COMBS: Well, it's a low-brow art show. We'll get into what that means in a second. But Voz Alta remains one of the most under rated galleries and organizations in up to. It's a showcase of two artists this particular show, called -- the two artists are Mustang Jane and dickie islands. Will and I describe it as a clever low-brow take on -- a lot of it's on Mexican culture and domestic everyday life. And futuristic Mexican robots to cannibalistic rabbits.

CAVANAUGH: Now, you have used the term low-brow a couple of times. What does that mean in this context? Is it an insult or a compliment?

COMBS: I've always compared low-brow art to a dive bar. Just a bar never wants to be considered a dive bar, it just is a dive bar. And low-brow art isn't so much low-brow but a lot of people get pegged as low-brow. It's a very misleading, in that people might think it deals with crass and controversial subjects but it's actually just a mix of surrealism and pop art which is why it's often called pop surrealism.

CAVANAUGH: Fun with Dick and Jane art show will be at Voz Alta, at 1754 National Avenue, this Saturday from 6:00-11 PM. We must speak about tartan day. Bagpipes, kilts.

GARIN: It's the San Diego Tartan day festival, which is part of a bigger Tartan day that celebrates Scottish Americans. San Diego has its own version in Balboa Park this weekend.

CAVANAUGH: Who's hosting this event?

GARIN: It's put on by a variety of Scottish clubs from San Diego, the house of Scotland, the North County Scotts, San Diego Scottish highland game, among others am

CAVANAUGH: So is it a parade?

GARIN: No, it's like -- think of it like the highland games without the games.

COMBS: I think of it as the wedding scene from braveheart.

CAVANAUGH: Oh, thank you! Without the blue faces.

COMBS: I think that was just for battle.

GARIN: Yeah, it's going to be more of a festival atmosphere. You'll be able to get some nice food and listen to music.

CAVANAUGH: What kind of food?

GARIN: Oh, well, you know they will not be serving haggis. Of the health department doesn't like haggis being served.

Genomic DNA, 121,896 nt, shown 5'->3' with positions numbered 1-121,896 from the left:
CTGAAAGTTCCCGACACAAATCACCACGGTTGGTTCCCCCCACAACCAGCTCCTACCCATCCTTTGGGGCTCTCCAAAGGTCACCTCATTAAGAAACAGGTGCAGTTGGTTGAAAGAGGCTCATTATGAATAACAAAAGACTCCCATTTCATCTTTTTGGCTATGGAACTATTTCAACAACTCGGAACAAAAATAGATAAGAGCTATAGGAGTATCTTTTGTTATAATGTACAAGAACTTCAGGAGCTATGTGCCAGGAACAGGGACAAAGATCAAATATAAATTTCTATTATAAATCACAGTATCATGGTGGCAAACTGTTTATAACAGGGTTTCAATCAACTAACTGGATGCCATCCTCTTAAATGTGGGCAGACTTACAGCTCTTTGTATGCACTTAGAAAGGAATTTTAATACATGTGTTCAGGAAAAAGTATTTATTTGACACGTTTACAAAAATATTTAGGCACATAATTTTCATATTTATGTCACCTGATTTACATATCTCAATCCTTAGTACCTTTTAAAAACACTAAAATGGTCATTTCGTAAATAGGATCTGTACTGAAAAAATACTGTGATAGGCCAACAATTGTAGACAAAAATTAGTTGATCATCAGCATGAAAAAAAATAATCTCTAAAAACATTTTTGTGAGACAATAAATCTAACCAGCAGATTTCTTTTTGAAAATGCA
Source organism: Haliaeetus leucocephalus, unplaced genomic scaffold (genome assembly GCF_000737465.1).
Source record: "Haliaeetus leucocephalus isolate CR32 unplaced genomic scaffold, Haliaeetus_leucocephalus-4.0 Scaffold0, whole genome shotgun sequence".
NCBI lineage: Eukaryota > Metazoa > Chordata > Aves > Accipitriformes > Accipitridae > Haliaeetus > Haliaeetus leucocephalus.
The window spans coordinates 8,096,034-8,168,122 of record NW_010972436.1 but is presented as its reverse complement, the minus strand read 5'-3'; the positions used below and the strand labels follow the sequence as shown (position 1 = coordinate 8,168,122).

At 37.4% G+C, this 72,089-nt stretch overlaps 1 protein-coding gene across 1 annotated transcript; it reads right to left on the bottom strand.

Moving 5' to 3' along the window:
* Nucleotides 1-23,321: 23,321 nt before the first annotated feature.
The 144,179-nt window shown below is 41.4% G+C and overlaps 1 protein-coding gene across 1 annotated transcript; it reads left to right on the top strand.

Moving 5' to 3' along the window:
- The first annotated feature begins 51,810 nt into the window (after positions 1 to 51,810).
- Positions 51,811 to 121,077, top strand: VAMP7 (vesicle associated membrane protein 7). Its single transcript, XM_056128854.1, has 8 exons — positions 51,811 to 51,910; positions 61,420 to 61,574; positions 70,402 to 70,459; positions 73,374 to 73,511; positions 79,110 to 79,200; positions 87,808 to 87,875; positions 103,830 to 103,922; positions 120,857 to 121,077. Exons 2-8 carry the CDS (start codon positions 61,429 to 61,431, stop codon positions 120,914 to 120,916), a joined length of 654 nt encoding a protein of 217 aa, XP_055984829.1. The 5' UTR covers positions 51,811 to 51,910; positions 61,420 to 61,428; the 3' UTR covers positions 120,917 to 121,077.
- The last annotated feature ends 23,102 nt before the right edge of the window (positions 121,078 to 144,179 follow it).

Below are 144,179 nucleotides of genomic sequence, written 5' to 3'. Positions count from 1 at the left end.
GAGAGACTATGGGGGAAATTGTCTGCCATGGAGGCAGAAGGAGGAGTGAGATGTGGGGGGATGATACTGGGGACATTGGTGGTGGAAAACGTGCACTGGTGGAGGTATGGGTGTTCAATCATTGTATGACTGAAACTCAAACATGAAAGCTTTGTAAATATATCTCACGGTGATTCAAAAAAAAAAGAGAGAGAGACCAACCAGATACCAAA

CAVANAUGH: I see.

GARIN: In a festival atmosphere. But you will be able to get bangers and onions, meat pies. And mushy peas.

CAVANAUGH: Maybe a little bit of short bread.

GARIN: Oh, you do get free short bread when you go, actually.

CAVANAUGH: San Diego tartan day festival is this Saturday and Sunday at the house of Scott lant international cottages in Balboa Park, and it's going to be visually stunning, and it's free. A muse cam origination at the belly up in Solana beach. Who's playing?

COMBS: Local boys getting bigger by the day, Transfer.

CAVANAUGH: Uh-huh. And what part of town are they from? R they having a good year?

COMBS: Yeah, I think they're -- it's four different guys, they're spread out all over the city. As far as having a good year, they just seem to get bigger and bigger every year. Last year I saw them touring with the likes of Brandon Flowers from the killers, touring all over the world mostly in Europe. But they'll still come back and go to a small club like the Casbah or the belly-up and rock it out for all the local fans.

CAVANAUGH: And what's their music like?

COMBS: Arena rock without the arena. Just really straight-ahead, good rock and roll music. The most direct -- I guess comparison would be like a band like early U2 or something, where they had that kind of big sound but didn't really have that sense of theatrics or pretension going where you couldn't relate to them, I guess.

CAVANAUGH: Wow, okay.

COMBS: Bridging alternative rock and big-sounding arena rock, you know?

CAVANAUGH: They'll be playing Saturday night at 8:00 PM at the belly-up tavern in Solana beach. Thank you both very much.

GARIN: Thank you.

COMBS: A pleasure as always.